Bryant.-Walter C., the four-year-old son of Chas. and Amanda Bryant, was drowned in a ditch, one mile north of Emma, Lagrange Co., Ind., July 23, 1907. The father is a brakeman on the B.& 0. R. R. and with his family resides at Garrett, Ind., and at this time they were spending a two weeks' vacation at the home of Ferdinand Miller, whose wife is a sister to Mrs. Bryant, and on this day Mr. Bryant was assisting in drawing some hay from a field near the house. While the other men went to unload, he remained in the field to rake hay. After a while little Walter came to call his father to dinner. The father told the little fellow to return to the house, and he soon unhitched and went home, supposing Walter had done as he had bid him; but when he made inquiry he found the boy had not returned and a careful search was made about the premises. Failing to find the child, they became alarmed and went to the ditch near by. There they found the little shoes standing near the bridge over the ditch at the cross road. The father and Mr. Miller immediately went into the water and began the search while the alarm was given over the telephone that a child was drowned. Very soon quite a number of neighbors left their hay and harvest fields and joined in the search, which was very tedious on account of the stream being swollen by the recent heavy rains. But all were eager and the search was very diligent for fully a mile and a half to a point where this ditch empties into a large dredge ditch. Here the water was so deep and the current so swift that it was impossible to proceed any farther and almost every ray of hope for the recovery of the body was gone. Somehow, however (possibly by the guidance of a kind heavenly Father), as the searchers were returning, the lifeless little body was seen where it had lodged against a fence that had been built out into the ditch to afford a watering place for stock, just half a mile from the bridge where he had evidently fallen in. While the father was wading in the deep water, someties up to his arms, carefully examining every nook and corner for the body of his child, we were made to think of the words of Christ, where he says, "I am come to seek and save that which was lost." May we all be found of him. The funeral was held on the 25th of July at the Emma Mennonite M. H., where A. S. Cripe preached to a large and sympathizing audience from Luke 18:16, 17. Little Walter was born in Dekalb Co., Ind., May 3, 1903; died in Lagrange Co., Ind., July 23, 1907; aged 4 Y., 2 M., 20 D. While we sympathize with these parents in the loss of their dear child, we trust that God in this way may be able also to draw them unto himself.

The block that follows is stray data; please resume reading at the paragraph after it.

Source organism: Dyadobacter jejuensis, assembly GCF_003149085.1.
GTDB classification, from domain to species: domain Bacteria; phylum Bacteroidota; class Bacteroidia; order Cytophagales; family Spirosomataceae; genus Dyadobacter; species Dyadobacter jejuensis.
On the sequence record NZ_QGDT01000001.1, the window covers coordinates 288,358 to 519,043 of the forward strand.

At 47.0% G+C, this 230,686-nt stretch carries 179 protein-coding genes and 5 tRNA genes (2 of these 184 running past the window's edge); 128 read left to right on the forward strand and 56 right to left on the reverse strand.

Stauffer.-Bro. Joseph Stauffer was born Nov 5, 1824, in Altkirch, Alsace, Germany; was married to Barbara Roth of Wilmerdingen, Germany, in 1849. To this union were born five sons and four daughters. His wife and three daughters preceded him to the eternal world. He is survived by five sons, one daughter, 40 grandchildren, 33 great-grandchildren and one brother. He came to America with his family in 1866 and settled near Hudson, McLean Co.; Ill., and from there moved to near Gridley, and from there again he moved to Seward Co., Neb., near Milford, in 1878. He died on May 11, 1907, aged 82 Y., 6 M., 6 D. He was a pious and faithful brother of the Amish Mennonite church over sixty-five years.